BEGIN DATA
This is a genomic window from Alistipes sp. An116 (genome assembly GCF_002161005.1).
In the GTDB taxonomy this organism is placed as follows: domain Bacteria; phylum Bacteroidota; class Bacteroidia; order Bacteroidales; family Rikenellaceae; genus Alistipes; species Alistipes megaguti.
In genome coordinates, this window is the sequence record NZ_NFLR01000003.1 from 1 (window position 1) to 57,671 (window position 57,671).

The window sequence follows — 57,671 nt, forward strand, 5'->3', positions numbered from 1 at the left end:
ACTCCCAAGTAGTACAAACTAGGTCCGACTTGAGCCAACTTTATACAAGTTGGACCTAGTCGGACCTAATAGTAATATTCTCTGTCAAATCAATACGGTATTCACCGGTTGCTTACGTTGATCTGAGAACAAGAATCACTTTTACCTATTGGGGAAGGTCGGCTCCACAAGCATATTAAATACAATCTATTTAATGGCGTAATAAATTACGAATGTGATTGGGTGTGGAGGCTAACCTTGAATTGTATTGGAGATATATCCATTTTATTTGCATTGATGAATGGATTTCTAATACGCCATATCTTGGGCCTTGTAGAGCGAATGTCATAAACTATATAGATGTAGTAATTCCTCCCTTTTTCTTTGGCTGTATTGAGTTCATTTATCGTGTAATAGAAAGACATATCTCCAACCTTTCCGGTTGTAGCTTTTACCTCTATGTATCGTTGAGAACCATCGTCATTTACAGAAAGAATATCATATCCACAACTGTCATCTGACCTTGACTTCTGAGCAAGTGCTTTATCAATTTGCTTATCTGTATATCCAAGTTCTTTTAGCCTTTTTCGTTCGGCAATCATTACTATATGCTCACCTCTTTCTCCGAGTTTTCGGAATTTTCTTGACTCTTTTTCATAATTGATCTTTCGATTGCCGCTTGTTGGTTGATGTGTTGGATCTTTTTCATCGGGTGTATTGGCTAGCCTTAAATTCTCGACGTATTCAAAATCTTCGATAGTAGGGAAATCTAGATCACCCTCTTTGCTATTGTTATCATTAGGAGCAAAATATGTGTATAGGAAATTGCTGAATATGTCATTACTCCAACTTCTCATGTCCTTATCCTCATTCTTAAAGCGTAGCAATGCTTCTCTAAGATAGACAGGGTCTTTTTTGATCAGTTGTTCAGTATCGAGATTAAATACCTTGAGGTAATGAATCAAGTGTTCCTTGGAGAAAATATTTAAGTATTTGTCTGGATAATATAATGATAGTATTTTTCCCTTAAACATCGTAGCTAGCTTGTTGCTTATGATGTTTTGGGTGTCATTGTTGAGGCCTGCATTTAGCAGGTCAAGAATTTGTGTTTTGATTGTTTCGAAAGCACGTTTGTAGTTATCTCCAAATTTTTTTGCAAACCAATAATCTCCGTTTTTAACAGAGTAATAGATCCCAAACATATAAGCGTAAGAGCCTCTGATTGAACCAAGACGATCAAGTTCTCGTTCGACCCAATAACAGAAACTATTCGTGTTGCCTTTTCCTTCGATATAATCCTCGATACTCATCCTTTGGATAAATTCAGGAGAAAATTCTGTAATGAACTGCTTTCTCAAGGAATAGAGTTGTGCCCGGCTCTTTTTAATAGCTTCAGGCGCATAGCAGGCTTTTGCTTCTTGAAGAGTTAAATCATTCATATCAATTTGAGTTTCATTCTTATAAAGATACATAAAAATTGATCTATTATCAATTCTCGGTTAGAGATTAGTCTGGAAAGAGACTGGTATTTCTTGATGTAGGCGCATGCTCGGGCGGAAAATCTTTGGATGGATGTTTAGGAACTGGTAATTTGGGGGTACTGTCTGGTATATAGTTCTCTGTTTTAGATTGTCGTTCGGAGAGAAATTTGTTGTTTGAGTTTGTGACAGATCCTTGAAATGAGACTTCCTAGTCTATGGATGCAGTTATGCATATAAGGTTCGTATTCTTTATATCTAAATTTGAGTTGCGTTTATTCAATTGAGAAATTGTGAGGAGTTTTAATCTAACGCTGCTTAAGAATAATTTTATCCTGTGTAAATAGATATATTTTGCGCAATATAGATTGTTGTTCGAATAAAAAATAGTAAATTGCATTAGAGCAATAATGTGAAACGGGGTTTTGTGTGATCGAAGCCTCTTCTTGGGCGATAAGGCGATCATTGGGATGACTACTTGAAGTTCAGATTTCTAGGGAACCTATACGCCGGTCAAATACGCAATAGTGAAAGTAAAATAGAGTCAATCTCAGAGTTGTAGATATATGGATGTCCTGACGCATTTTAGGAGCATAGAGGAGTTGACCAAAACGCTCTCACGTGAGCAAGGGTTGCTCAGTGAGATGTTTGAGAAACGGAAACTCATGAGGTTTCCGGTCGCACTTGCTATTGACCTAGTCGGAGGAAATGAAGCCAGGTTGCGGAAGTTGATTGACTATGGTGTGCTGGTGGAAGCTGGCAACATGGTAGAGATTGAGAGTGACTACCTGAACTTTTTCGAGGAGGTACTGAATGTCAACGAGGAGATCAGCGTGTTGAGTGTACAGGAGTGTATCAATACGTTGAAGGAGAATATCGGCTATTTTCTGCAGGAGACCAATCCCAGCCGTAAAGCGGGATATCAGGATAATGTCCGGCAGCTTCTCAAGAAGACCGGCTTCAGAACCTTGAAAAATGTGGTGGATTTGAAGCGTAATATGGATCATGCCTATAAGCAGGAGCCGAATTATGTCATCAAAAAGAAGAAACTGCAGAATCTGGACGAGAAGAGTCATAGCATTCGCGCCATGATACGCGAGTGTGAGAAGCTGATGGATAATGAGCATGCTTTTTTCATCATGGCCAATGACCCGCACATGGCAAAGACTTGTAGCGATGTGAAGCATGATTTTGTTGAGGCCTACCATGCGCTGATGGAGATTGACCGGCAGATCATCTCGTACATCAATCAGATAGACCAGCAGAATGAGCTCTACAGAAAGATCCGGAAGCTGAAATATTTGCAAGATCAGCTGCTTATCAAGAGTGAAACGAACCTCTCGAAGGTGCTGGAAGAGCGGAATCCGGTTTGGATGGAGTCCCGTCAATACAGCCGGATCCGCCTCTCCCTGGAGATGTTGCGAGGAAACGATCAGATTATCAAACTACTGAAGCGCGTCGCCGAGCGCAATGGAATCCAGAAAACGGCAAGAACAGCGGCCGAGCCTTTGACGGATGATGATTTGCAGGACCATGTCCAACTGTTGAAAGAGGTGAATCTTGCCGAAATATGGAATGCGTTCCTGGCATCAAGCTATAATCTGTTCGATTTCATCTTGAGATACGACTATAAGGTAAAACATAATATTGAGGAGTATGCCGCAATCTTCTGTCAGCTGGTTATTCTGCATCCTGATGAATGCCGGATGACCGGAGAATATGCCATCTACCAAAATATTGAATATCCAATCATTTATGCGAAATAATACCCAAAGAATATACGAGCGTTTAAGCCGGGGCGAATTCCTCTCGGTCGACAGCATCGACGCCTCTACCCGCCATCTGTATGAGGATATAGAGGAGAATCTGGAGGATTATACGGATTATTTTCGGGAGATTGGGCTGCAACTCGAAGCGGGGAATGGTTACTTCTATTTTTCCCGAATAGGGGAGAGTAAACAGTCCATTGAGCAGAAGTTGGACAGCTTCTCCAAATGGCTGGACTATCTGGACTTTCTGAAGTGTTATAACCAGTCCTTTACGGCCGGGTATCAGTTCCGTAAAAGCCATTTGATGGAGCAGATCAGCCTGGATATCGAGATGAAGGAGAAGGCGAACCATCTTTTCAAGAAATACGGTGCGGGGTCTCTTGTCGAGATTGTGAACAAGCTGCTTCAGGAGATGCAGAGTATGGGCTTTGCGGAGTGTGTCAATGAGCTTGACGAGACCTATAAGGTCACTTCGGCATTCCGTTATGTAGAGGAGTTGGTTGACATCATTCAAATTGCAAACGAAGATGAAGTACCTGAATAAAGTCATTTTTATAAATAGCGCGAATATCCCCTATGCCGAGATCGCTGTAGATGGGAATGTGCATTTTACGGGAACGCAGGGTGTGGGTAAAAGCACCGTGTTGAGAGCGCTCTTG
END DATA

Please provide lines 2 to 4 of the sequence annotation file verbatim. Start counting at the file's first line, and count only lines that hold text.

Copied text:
In the GTDB taxonomy this organism is placed as follows: domain Bacteria; phylum Bacteroidota; class Bacteroidia; order Bacteroidales; family Rikenellaceae; genus Alistipes; species Alistipes megaguti.
In genome coordinates, this window is the sequence record NZ_NFLR01000003.1 from 1 (window position 1) to 57,671 (window position 57,671).

The window sequence follows — 57,671 nt, forward strand, 5'->3', positions numbered from 1 at the left end: